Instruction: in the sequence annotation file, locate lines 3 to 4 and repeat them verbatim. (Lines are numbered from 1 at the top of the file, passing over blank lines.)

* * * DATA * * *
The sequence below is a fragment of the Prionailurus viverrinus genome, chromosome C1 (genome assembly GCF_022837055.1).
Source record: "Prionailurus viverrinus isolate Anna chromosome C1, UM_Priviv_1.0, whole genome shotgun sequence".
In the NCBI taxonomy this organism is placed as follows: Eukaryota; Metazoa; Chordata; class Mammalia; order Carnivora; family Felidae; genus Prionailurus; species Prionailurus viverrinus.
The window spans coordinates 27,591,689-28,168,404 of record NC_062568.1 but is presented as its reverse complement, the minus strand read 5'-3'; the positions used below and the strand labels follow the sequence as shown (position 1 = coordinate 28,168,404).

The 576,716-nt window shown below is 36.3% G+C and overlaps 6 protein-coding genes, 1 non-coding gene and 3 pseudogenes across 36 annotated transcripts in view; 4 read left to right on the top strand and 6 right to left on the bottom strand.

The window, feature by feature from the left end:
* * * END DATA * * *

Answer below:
In the NCBI taxonomy this organism is placed as follows: Eukaryota; Metazoa; Chordata; class Mammalia; order Carnivora; family Felidae; genus Prionailurus; species Prionailurus viverrinus.
The window spans coordinates 27,591,689-28,168,404 of record NC_062568.1 but is presented as its reverse complement, the minus strand read 5'-3'; the positions used below and the strand labels follow the sequence as shown (position 1 = coordinate 28,168,404).